Michael Luongo


A Kosher Wine Industry Grows in Argentina

By Michael Luongo

A Kosher Wine Industry Grows in Argentina
Amid Buenos Aires’s Once-Abasto area — a tight knit urban oasis of kosher restaurants, stores, butcher shops and synagogues — sits the large but crowded flagship store of the wine producer Tariag 613. Fighting for shelf space are crates of matzo, kosher food stuffs and wines from the San Juan area, a lesser known wine region close to the more famous Mendoza region in the shadows of the Andes Mountains. The various crates are marked by their varietals — Malbec, Torrontes, various blends and sparkling wines. Here I met Ariel Hurtado, the young son of one of the owners of the wine company which launched in 2006. Hurtado tells me, “the whole idea of this enterprise, this business, is to introduce the Argentine culture of kosher wine to the whole world.”Read More


What Are Your Favorite Overlooked Jewish Sites Around the Globe?

By Michael Luongo

What Are Your Favorite Overlooked Jewish Sites Around the Globe?
From the pre-Inquisition sites that dot Spain to farming villages in South America, some Jewish places are so surprising and little known that not even the most traveled among us have stumbled across them in our journeys. Help the Forward’s Michael Luongo select the top 10 Jewish historical sites that most of us have never heard of, to rescue them from cultural oblivion and once again make them part of our cultural awareness. Whether it’s Ballarat Synagogue in Australia, Ohel Moishe Synagogue in Asia or the Marrakech Mellah in the Middle East, nominate your favorite overlooked Jewish sites from around the world by posting comments here, or send your thoughts to TopTen@forward.com. Then watch for the final list in the July 1 issue of the Forward.Read More


Touring Santiago’s ‘Little Israel’

By Michael Luongo

Touring Santiago’s ‘Little Israel’
“They say 20,000, and I say where?” tour guide Claudia Kravetz says of Chile’s Jewish population as we drive through the intersection of Las Condes and La Dehesa streets in Santiago’s Lo Barnechea neighborhood. With its wide, palm-tree-lined boulevards, reminiscent of Los Angeles, the area is nicknamed Little Israel for its concentration of synagogues.Read More


In Italy, ‘Bad Times, Good People’

By Michael Luongo

In Italy, ‘Bad Times, Good People’
Elizabeth Bettina is the author of the book, “It Happened in Italy: Untold Stories of How the People of Italy Defied the Horrors of the Holocaust,” published last spring by Thomas Nelson. The book tells the largely unknown story of Jews who survived World War II in Italy — both natives and those who fled there when no other country would take them. Bettina began research for the book in 2003, after seeing a photograph of a rabbi at the church where her maternal grandmother was married in Campagna, near Salerno. A native New Yorker who grew up in a largely Jewish neighborhood on Long Island, she is fluent in Italian, which aided her in researching and facilitating a meeting with Pope Benedict XVI and Jewish survivors. Novelist and travel writer Michael Luongo talked with her in New York City.Read More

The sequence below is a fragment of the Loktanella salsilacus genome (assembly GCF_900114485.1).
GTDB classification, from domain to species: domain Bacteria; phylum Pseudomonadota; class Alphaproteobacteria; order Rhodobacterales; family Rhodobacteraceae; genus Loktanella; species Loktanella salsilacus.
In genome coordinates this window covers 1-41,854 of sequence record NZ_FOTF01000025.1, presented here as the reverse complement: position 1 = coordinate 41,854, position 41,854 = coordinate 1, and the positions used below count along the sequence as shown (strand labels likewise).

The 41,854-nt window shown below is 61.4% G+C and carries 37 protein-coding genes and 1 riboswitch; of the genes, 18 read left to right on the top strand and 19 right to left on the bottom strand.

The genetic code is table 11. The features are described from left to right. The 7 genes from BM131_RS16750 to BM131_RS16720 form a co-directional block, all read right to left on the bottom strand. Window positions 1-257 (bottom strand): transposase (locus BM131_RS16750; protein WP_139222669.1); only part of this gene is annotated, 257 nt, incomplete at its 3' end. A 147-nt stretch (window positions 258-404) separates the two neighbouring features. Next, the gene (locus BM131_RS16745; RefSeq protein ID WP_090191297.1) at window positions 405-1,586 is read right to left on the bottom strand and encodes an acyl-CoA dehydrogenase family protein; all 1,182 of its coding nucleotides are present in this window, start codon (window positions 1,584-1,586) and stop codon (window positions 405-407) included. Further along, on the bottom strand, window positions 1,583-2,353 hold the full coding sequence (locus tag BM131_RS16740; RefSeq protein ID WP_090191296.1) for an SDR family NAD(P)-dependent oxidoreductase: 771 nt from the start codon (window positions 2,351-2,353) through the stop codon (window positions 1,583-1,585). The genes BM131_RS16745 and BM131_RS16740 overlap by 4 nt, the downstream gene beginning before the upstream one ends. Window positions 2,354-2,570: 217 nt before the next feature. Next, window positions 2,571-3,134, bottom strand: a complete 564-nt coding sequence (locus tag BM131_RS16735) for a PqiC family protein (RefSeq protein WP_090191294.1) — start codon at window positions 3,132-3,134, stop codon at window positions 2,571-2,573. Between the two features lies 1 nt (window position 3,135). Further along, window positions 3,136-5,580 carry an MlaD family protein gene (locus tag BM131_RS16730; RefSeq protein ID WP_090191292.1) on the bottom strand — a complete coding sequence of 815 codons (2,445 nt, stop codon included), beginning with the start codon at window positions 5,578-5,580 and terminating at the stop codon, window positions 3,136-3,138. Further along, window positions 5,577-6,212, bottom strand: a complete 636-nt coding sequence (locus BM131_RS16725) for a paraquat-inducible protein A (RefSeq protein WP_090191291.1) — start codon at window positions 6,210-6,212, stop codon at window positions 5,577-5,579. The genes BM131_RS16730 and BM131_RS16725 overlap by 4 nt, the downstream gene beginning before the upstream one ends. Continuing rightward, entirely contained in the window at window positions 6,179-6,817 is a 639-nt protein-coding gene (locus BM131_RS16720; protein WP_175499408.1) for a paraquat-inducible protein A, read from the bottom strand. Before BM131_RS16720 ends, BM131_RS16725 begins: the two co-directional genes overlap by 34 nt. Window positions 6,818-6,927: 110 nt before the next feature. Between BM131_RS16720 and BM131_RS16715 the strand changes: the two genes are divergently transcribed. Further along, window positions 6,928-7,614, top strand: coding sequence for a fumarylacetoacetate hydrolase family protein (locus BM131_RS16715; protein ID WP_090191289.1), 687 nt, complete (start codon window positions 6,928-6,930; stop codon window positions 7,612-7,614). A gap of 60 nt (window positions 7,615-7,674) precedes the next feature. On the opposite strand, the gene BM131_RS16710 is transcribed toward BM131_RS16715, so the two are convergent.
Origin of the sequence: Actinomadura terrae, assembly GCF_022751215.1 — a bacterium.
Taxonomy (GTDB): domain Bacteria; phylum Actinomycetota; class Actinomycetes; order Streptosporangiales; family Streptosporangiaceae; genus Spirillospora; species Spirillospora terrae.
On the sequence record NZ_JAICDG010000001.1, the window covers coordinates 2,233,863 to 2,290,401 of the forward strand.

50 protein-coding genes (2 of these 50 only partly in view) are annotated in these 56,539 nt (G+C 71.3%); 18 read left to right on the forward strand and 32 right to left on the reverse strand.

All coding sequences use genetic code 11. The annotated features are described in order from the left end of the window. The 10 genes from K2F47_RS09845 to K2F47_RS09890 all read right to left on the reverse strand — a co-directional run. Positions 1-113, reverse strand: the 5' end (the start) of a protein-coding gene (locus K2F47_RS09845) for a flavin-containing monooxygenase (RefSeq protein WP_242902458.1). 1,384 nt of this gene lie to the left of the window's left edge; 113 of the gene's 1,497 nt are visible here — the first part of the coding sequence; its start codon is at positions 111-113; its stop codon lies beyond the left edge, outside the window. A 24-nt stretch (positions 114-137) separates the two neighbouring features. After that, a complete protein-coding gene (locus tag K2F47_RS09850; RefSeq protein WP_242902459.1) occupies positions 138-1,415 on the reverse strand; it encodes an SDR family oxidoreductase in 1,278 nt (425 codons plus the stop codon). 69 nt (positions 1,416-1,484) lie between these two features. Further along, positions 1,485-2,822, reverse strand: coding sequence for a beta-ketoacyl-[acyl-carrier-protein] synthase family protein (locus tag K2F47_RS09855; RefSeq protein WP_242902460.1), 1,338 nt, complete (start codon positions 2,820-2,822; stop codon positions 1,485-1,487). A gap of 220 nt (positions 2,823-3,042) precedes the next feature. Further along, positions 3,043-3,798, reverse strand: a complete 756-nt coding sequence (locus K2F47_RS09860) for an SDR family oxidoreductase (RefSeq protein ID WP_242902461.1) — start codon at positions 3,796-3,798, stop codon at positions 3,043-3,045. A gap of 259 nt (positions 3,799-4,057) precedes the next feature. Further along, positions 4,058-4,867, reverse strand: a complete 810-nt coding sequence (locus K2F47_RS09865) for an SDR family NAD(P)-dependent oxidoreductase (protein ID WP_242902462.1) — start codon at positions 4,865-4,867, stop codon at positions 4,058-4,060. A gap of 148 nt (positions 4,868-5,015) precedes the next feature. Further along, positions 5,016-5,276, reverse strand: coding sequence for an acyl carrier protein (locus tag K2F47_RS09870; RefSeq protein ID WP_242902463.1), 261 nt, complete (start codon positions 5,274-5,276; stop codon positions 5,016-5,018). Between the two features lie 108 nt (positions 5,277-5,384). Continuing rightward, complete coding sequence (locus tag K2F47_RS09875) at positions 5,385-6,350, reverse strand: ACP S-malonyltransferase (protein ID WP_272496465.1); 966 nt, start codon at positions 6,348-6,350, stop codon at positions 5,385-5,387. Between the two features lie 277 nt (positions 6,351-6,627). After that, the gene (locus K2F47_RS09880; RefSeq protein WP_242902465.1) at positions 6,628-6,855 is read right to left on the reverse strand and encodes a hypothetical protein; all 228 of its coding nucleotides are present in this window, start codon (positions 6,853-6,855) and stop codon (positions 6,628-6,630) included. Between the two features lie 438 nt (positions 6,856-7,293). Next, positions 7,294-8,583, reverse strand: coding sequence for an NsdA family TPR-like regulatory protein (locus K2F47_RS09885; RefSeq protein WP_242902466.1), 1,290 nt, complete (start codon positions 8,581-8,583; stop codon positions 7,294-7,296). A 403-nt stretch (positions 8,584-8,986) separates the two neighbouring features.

Find us on Facebook!
    • "When it comes to Brenda Turtle, I ask you: What do you expect of a woman repressed all her life who suddenly finds herself free to explore? We can sit and pass judgment, especially when many of us just simply “got over” own sexual repression. But we are obliged to at least acknowledge that this problem is very, very real, and that complete gender segregation breeds sexual repression and unhealthy attitudes toward female sexuality."
    • "Everybody is proud of the resistance. No matter how many people, including myself, disapprove of or even hate Hamas and its ideology, every single person in Gaza is proud of the resistance." Part 2 of Walid Abuzaid's on-the-ground account of life in #Gaza:
    • After years in storage, Toronto’s iconic red-and-white "Sam the Record Man" sign, complete with spinning discs, will return to public view near its original downtown perch. The sign came to symbolize one of Canada’s most storied and successful Jewish family businesses.
    • Is $4,000 too much to ask for a non-member to be buried in a synagogue cemetery?
    • "Let’s not fall into the simplistic us/them dichotomy of 'we were just minding our business when they started firing rockets at us.' We were not just minding our business. We were building settlements, manning checkpoints, and filling jails." What do you think?
    • PHOTOS: 10,000 Israel supporters gathered for a solidarity rally near the United Nations in New York yesterday.
    • Step into the Iron Dome with Tuvia Tenenbom.
    • What do you think of Wonder Woman's new look?
    • "She said that Ruven Barkan, a Conservative rabbi, came into her classroom, closed the door and turned out the lights. He asked the class of fourth graders to lie on the floor and relax their bodies. Then, he asked them to pray for abused children." Read Paul Berger's compelling story about a #Savannah community in turmoil:
    • “Everything around me turns orange, then a second of silence, then a bomb goes off!" First installment of Walid Abuzaid’s account of the war in #Gaza:
    • Is boredom un-Jewish?
    • Let's face it: there's really only one Katz's Delicatessen.
    • "Dear Diaspora Jews, I’m sorry to break it to you, but you can’t have it both ways. You can’t insist that every Jew is intrinsically part of the Israeli state and that Jews are also intrinsically separate from, and therefore not responsible for, the actions of the Israeli state." Do you agree?
    • Are Michelangelo's paintings anti-Semitic? Meet the Jews of the Sistine Chapel: http://jd.fo/i4UDl
    • from-cache

    Would you like to receive updates about new stories?




















    We will not share your e-mail address or other personal information.

    Already subscribed? Manage your subscription.